The apostle Paul put the same sentiment in a slightly different way; "Being confident of this, that he who began a good work in you, will carry it through to completion until the day of Christ Jesus" (Phil. 1:6).  What Paul is saying here is that God will make sure that the best things in our lives not only continue to happen in this life, but will happen in the life to come.

It was this assurance, too, that helped my grandma, Nini, cope with the notion that her favorite sister had died.

Grow Old With Me...The Best Is Yet To Be!

All For Now,


Monday, December 31, 2018

No One Else Is Having More Fun:-)

So, today is New Year's Eve.  It is 3:34 post meridian to be exact.  This marks my 46th new year's eve, which if you are good at math, you can figure out how old I am as well.  And here's what I have experienced in at least 40 of those years of New Year's celebrations (grant you my 6 year old New Year's celebration involved popcorn and an early showing of Mr. Rogers neighborhood):

No One Else is Having More Fun:-)

For 46 years I have sought out the most fun thing I could think of doing on New Years Eve.  I have sought out the most fun celebrations when I was single in my twenties.  I have searched out the most happening locales, which I did when I was married without kids.  I have undertaken the most entertaining restaurants, house parties, church activities, venues, places, spaces and more.  To this end I have celebrated Hogmanay (the Scottish version of New Years) in Glasgow, Scotland.  I have watched fire works shot into the sky over the Nile River in Cairo, Egypt.  I have visited happening night clubs in Copenhagen, Denmark, and in Minnesota (actually went to Prince's famous Purple Rain bar).  I have eaten at some of the nicest restaurants (The CIA "Culinary Institute of America" - Greystone, in Napa being my favorite).  I went to fun house parties in San Francisco on the boundary of the Castro and Noe Valley where my sister used to live.

And here's what I have found.  No matter where I was at the time, I always thought someone else was having more fun.  I would invariably be sitting in a room of people, say in San Francisco, who, when the ball dropped on New York's Time Square, were watching the television screen.  And everyone watched with a pining inner angst as they watched other people having more fun than them.  And then, everyone would look around the room at each other, and the glance in their eyes said, "I wish I was there in that place, rather than here in this place."  But guess what?

No One Else is Having More Fun:-)

New Year's Eve is one of the most aspirational holidays that, to be honest, never seems to meet its own aspirations.  I have spoken with people who were standing but a few feet away from the ball dropping in Time's Square in New York, and within eyeshot of the equivalent of Anderson Cooper and Kathy Lee, and they were totally miserable.  The temperature was like 25 degrees with wind chill, and all of them standing there were wondering if someone else around the world was having more fun.  Actually, I have heard that in New York, they show pictures of places like Dubai and Sydney and London, and everyone wonders of they are having more fun in those places.  But, you get the picture:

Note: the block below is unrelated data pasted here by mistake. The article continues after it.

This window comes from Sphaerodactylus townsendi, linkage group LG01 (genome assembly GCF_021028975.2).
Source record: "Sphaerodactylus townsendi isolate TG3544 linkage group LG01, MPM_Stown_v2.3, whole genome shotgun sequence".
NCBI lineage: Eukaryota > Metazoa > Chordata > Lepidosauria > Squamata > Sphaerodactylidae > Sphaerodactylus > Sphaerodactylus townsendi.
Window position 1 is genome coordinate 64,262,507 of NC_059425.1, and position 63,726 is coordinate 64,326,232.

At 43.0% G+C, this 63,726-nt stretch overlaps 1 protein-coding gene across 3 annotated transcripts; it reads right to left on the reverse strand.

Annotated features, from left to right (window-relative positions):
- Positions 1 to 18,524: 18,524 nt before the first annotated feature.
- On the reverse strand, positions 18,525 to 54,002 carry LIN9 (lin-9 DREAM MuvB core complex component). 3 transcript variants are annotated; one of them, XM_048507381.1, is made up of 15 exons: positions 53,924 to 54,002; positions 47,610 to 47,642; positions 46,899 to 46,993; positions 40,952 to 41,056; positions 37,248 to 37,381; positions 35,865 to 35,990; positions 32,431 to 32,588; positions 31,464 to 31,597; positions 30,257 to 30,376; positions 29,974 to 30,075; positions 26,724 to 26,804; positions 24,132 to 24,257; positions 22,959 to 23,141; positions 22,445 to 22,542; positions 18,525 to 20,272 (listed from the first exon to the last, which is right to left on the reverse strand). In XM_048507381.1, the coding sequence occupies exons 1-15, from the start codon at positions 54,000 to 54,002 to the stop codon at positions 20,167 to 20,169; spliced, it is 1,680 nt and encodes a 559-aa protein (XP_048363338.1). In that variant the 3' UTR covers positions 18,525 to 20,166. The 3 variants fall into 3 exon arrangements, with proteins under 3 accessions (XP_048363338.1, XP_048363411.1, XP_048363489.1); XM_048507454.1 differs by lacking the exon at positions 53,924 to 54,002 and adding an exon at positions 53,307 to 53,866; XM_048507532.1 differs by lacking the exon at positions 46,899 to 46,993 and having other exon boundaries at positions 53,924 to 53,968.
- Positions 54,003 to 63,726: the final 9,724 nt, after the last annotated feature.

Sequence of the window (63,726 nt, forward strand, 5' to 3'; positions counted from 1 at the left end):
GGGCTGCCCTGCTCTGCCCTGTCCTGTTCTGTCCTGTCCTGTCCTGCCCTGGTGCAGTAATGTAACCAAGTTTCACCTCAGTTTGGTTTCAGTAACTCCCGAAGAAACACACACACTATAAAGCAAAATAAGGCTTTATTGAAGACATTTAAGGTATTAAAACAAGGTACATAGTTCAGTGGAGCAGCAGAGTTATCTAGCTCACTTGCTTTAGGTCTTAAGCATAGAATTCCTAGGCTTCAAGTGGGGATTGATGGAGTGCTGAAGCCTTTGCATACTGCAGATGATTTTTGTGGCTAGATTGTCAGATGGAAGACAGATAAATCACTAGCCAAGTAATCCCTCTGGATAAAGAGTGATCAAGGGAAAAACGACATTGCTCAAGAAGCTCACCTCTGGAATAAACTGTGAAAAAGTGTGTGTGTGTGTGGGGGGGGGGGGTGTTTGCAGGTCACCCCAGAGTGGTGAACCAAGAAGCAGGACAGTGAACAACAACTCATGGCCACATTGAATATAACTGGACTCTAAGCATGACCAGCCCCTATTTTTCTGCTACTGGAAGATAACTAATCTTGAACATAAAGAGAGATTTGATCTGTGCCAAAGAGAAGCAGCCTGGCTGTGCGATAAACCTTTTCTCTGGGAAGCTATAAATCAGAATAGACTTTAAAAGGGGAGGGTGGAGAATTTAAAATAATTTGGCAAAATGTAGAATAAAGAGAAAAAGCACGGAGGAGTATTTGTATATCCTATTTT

No One Else is Having More Fun:-)

So, wherever you are tonight, and however you are celebrating.  Whether you are in Salem, Oregon, or Boise, Idaho, or Decker, Michigan.  Whether you are sitting around with kids or grandkids.  Whether you are in a nursing home in Pasadena, California.  Whether you have money, or no means at all.  Whether you have someone to kiss when that yard arm reaches it's median point, and crosses over into the new year.  Realize this:

No One Else is Having More Fun:-)

So, make the most of where you are!

All For Now,


Tuesday, December 11, 2018

The First Televangelist

I was reading a book recently about the 16th century Reformer, Martin Luther.  WAIT!  I know, Martin Luther is sort of a boring topic to write a blog post about.  However, I just learned something very interesting about Martin Luther.  He was really the first "televangelist", "mass media pastor".  In today's terms he might have been considered the Rick Warren of pastors, or Billy Graham, or what have you.

As you know, the Gothenburg Press was just being invented and used for mass communication purposes about the time of the Reformation.  What I didn't realize, is that Luther never really intended for his famous "95 Theses" to be published.  Luther simply wrote up a series of debating theses, for his students at seminary to be debating in class, that involved the Catholic Church.  You remember your debate days: "Resolved that a Comprehensive System of Health Care Reform be Implemented". Someone found his theses, thought they were so good, that they mass produced them and sent them around the entire German countryside.  Before Luther knew it, he was famous.

This has gotten me to thinking about the importance of mass communication when it comes to modern day church work.  When I was first starting New Churches with my brother Jamie, about 10 years ago, the best way to get your name out as a church was to send mass mailers in snail mail.  These still have some impact.  However, today, online platforms like Facebook, Snapchat, Instagram, are actually much better.  Each week, I film a little video snippet for these, letting the larger community know what God is doing at Burlpres.

Frankly, this blogsite used to be a wonderful way to reach people, however, technology has changed, as new digital platforms have emerged.

If you are a pastor of a church, or are in a congregation that doesn't use mass media to reach the larger world, you are missing out.  If Martin Luther could do it, so can you!

All For Now,